Category Archives: Public

How Third-Party Litigation Funding Can Help Attorneys and Clients Get Results

TownCenter Partners Litigation Finance

The time and expense involved in litigation has always made it difficult for litigants to persevere through the entire process.  This is especially true for litigants with few resources.  Long-standing common law doctrines such as champerty and maintenance have been applied to prohibit “intermeddling” by third parties who sought to help such litigants by offering financial assistance in return for a share of the recovery. The rationale for this prohibition was that financing by third parties encouraged unmeritorious litigation and could turn the legal process into an instrument for harassment.  But recent developments have shown that third-party litigation financing can provide substantial benefits to litigants and their counsel.  More importantly, it can promote justice by helping sustain meritorious cases that might otherwise never be pursued to their conclusion.

Power to the Plaintiff

Originally posted by

There is a great paradox in our civil justice system. In many cases, the moment a personal injury occurs, the defendant’s problems are entirely over while the plaintiff’s problems are just beginning.

Take Kara, who rear-ended the car in front of her after being distracted by her two-year-old in the backseat. Fortunately, her auto insurer will take care of everything: paying for damages, paying for any of her medical bills, and representing her in court if the injured party chooses to sue. Kara will walk away from her mistake without having her life interrupted, much less ruined. Indeed, if the person she hit sues, Kara may never even know.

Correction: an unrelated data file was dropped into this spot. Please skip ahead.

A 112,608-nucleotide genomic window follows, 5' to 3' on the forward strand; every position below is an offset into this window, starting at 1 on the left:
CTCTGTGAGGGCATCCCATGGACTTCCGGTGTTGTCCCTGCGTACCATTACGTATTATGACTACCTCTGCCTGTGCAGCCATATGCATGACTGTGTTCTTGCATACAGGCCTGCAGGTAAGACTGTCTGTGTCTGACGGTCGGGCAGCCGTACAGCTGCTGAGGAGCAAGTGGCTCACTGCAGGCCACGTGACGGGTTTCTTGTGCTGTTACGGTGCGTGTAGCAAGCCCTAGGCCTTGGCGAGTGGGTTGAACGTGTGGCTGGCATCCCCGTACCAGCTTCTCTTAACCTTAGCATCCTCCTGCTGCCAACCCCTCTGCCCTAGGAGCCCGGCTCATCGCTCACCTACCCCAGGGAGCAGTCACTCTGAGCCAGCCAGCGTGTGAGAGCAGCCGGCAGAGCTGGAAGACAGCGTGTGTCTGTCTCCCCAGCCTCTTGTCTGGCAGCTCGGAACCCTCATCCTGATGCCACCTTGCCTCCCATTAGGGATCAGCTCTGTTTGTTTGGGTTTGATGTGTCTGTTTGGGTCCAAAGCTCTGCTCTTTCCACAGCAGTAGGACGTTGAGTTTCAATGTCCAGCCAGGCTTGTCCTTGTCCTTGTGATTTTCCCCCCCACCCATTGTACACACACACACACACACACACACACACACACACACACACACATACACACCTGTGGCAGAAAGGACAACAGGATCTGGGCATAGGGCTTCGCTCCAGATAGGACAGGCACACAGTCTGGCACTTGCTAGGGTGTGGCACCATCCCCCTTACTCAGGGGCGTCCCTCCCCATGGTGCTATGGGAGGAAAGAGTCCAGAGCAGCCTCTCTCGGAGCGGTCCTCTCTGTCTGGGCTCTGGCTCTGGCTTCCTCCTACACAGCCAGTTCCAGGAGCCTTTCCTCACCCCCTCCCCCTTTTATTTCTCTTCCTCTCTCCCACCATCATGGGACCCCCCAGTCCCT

How to Prevent the Waiver of Attorney-Client and Work-Product Privileges in a Litigation Funding Transaction

Litigation Finance Company TCP

One of the emerging problems related to third-party litigation funding arises when a litigant and its counsel provide information to a funder about the substance and viability of their case.  Providing such information is necessary, of course, for the purposes of evaluation and monitoring, but communicating that information to an outsider to the attorney-client relationship creates a risk of waiving the attorney-client or work product privileges.

Lawsuit Funding: Why liability insurers don’t like looking in the mirror

Originally posted by

I want to tell you about something that is repugnant. Or at least it was considered repugnant when it was first introduced in the late 1800’s. It’s called liability insurance, what we consider car insurance today. The idea that someone could do something bad and know that they could just walk away from it without any liability, offended many people’s sensibilities at the time. Not only that but many said it would encourage litigation, influence settlement negotiations and introduce a third party into lawsuits.